Because oral therapy can be started more quickly less painful and risky for the child than I.V. treatment, the researchers say it should be the preferred treatment for children with moderate dehydration.
The research, performed in the emergency department of The Children's Hospital of Philadelphia, supports previous recommendations by expert groups such as the American Association of Pediatrics and the World Health Organization.
"Currently, the majority of pediatric emergency physicians continue to use I.V. therapy for these children, both because they believe parents and referring physicians expect it, and because they believe oral therapy is time-consuming," said Philip Spandorfer, M.D., a pediatric emergency physician at The Children's Hospital of Philadelphia and primary researcher on the study.
A randomised controlled clinical trial was performed with 73 children between eight weeks and three years. 36 were randomised to receive oral rehydration therapy (ORT) and 37 were randomised to receive intravenous fluid therapy (IVF). Less than one third of the group that received ORT required hospitalisation, whereas almost half of the IVF group was hospitalised. Patients in the ORT group received small amounts of fluid (Pedialyte) over a period of four hours. After instruction, parents provided the fluid to their children.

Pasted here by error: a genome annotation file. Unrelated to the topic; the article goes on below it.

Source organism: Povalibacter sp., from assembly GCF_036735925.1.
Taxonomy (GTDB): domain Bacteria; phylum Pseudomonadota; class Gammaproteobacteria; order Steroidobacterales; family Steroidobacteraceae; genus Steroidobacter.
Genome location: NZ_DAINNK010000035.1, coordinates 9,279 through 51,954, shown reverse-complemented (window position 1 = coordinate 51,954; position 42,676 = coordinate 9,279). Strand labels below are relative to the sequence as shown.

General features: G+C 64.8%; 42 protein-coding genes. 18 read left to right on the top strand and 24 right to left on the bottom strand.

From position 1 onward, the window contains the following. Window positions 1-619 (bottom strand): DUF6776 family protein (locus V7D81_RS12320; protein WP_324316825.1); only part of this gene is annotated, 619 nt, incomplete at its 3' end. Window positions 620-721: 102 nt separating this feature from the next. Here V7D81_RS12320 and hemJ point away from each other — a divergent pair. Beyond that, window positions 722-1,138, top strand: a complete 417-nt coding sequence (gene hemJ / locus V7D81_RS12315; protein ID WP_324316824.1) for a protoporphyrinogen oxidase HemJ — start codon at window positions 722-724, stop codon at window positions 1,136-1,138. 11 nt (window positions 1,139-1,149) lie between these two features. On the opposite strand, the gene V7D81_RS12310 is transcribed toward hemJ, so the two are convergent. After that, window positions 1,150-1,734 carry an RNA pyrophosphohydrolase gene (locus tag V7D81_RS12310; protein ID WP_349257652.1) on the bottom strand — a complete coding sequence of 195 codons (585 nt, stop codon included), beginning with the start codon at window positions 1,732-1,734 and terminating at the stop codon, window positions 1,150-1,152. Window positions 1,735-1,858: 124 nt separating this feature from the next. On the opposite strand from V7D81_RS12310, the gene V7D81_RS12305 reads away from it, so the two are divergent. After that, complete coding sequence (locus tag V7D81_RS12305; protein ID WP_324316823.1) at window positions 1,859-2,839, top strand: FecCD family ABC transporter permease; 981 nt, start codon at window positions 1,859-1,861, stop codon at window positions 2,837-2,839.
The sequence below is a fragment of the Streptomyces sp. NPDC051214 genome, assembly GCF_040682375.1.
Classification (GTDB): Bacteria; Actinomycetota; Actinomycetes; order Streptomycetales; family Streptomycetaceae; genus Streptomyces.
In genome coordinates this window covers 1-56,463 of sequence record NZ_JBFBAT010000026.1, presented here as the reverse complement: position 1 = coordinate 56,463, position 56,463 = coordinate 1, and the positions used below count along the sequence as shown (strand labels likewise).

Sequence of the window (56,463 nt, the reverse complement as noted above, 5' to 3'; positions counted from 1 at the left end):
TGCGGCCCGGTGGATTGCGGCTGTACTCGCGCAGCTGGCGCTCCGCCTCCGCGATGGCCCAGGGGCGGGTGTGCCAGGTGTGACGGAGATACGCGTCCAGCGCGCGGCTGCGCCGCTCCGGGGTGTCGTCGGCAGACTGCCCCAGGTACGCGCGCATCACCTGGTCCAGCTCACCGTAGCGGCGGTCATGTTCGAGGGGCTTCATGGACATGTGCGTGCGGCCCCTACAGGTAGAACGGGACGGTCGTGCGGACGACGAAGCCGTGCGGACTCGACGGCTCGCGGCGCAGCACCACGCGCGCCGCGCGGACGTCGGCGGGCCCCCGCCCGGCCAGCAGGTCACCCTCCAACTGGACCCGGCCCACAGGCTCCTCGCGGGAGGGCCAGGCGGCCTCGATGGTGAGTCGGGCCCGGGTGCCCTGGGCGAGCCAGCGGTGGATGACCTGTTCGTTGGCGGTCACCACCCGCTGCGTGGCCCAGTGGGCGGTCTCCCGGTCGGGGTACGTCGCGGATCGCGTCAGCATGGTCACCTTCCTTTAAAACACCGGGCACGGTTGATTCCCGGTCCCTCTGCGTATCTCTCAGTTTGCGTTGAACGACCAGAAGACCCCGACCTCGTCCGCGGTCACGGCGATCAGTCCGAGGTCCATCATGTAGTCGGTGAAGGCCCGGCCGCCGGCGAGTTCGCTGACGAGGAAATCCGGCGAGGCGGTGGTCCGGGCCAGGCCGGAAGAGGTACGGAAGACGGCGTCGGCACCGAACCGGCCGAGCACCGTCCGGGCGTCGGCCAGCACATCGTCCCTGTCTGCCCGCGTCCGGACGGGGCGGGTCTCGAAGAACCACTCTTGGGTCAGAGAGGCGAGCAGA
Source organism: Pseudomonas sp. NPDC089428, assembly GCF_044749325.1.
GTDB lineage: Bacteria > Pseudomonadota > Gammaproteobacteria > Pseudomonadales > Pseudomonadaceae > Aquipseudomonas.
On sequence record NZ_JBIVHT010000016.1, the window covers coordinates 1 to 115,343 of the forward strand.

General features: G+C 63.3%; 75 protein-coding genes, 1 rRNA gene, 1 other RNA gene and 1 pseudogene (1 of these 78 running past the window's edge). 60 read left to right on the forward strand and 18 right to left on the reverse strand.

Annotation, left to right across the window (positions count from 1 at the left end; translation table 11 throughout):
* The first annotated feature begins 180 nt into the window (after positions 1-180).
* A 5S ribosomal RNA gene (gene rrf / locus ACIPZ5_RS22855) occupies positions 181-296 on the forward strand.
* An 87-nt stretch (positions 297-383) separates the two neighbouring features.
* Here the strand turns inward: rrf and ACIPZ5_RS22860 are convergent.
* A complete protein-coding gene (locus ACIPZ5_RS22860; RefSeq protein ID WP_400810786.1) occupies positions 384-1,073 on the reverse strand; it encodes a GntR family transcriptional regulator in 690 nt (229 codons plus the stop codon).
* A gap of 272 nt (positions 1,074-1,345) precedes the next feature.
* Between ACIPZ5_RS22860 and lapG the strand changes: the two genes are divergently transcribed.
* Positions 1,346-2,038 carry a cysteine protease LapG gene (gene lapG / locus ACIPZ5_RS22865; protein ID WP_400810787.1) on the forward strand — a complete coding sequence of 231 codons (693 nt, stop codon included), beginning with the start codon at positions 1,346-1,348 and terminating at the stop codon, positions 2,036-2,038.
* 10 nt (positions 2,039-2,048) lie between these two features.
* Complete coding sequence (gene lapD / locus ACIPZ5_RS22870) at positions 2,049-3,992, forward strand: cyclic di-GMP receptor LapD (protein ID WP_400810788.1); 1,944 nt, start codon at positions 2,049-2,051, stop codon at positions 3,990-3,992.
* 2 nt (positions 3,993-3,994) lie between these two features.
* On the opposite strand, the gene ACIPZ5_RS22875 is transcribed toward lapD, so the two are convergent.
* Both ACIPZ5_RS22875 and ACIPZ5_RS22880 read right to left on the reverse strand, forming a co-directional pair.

Half of the participants in both groups were rehydrated successfully in four hours. The time required to start therapy was less in the ORT group, at just under 20 minutes compared to 41 minutes in the IVF group.
"By the end of the study, we realized that most families prefer to start with the oral rehydration therapy for treatment of moderate dehydration," said Dr. Spandorfer. "It is our hope that this study may support greater adoption of ORT by emergency physicians."
MEDICA.de; Source: Children's Hospital of Philadelphia